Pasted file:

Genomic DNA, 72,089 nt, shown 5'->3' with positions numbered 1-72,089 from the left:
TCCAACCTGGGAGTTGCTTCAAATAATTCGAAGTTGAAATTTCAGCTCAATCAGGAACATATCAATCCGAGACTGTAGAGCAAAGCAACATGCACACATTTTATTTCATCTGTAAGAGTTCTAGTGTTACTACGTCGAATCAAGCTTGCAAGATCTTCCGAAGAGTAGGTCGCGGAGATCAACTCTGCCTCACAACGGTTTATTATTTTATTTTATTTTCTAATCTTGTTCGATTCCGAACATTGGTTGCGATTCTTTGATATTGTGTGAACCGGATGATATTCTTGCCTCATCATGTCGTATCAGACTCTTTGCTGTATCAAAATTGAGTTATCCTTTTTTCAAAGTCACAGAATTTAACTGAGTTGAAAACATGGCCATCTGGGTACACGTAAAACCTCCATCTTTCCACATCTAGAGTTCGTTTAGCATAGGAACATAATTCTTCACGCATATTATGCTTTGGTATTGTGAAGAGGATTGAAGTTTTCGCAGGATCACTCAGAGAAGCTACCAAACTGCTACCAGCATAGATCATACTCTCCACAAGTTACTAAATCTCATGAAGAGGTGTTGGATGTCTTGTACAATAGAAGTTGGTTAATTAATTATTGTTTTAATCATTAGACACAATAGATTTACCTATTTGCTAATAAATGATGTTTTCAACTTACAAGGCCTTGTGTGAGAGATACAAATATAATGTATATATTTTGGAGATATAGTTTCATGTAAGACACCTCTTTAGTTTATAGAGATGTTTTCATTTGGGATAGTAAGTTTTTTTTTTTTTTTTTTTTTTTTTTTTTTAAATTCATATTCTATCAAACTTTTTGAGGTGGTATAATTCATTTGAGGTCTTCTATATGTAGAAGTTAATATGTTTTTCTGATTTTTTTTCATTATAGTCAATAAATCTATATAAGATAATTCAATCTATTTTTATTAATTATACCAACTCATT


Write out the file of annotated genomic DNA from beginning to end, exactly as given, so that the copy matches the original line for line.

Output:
Genomic DNA, 72,089 nt, shown 5'->3' with positions numbered 1-72,089 from the left:
TCCAACCTGGGAGTTGCTTCAAATAATTCGAAGTTGAAATTTCAGCTCAATCAGGAACATATCAATCCGAGACTGTAGAGCAAAGCAACATGCACACATTTTATTTCATCTGTAAGAGTTCTAGTGTTACTACGTCGAATCAAGCTTGCAAGATCTTCCGAAGAGTAGGTCGCGGAGATCAACTCTGCCTCACAACGGTTTATTATTTTATTTTATTTTCTAATCTTGTTCGATTCCGAACATTGGTTGCGATTCTTTGATATTGTGTGAACCGGATGATATTCTTGCCTCATCATGTCGTATCAGACTCTTTGCTGTATCAAAATTGAGTTATCCTTTTTTCAAAGTCACAGAATTTAACTGAGTTGAAAACATGGCCATCTGGGTACACGTAAAACCTCCATCTTTCCACATCTAGAGTTCGTTTAGCATAGGAACATAATTCTTCACGCATATTATGCTTTGGTATTGTGAAGAGGATTGAAGTTTTCGCAGGATCACTCAGAGAAGCTACCAAACTGCTACCAGCATAGATCATACTCTCCACAAGTTACTAAATCTCATGAAGAGGTGTTGGATGTCTTGTACAATAGAAGTTGGTTAATTAATTATTGTTTTAATCATTAGACACAATAGATTTACCTATTTGCTAATAAATGATGTTTTCAACTTACAAGGCCTTGTGTGAGAGATACAAATATAATGTATATATTTTGGAGATATAGTTTCATGTAAGACACCTCTTTAGTTTATAGAGATGTTTTCATTTGGGATAGTAAGTTTTTTTTTTTTTTTTTTTTTTTTTTTTTTAAATTCATATTCTATCAAACTTTTTGAGGTGGTATAATTCATTTGAGGTCTTCTATATGTAGAAGTTAATATGTTTTTCTGATTTTTTTTCATTATAGTCAATAAATCTATATAAGATAATTCAATCTATTTTTATTAATTATACCAACTCATT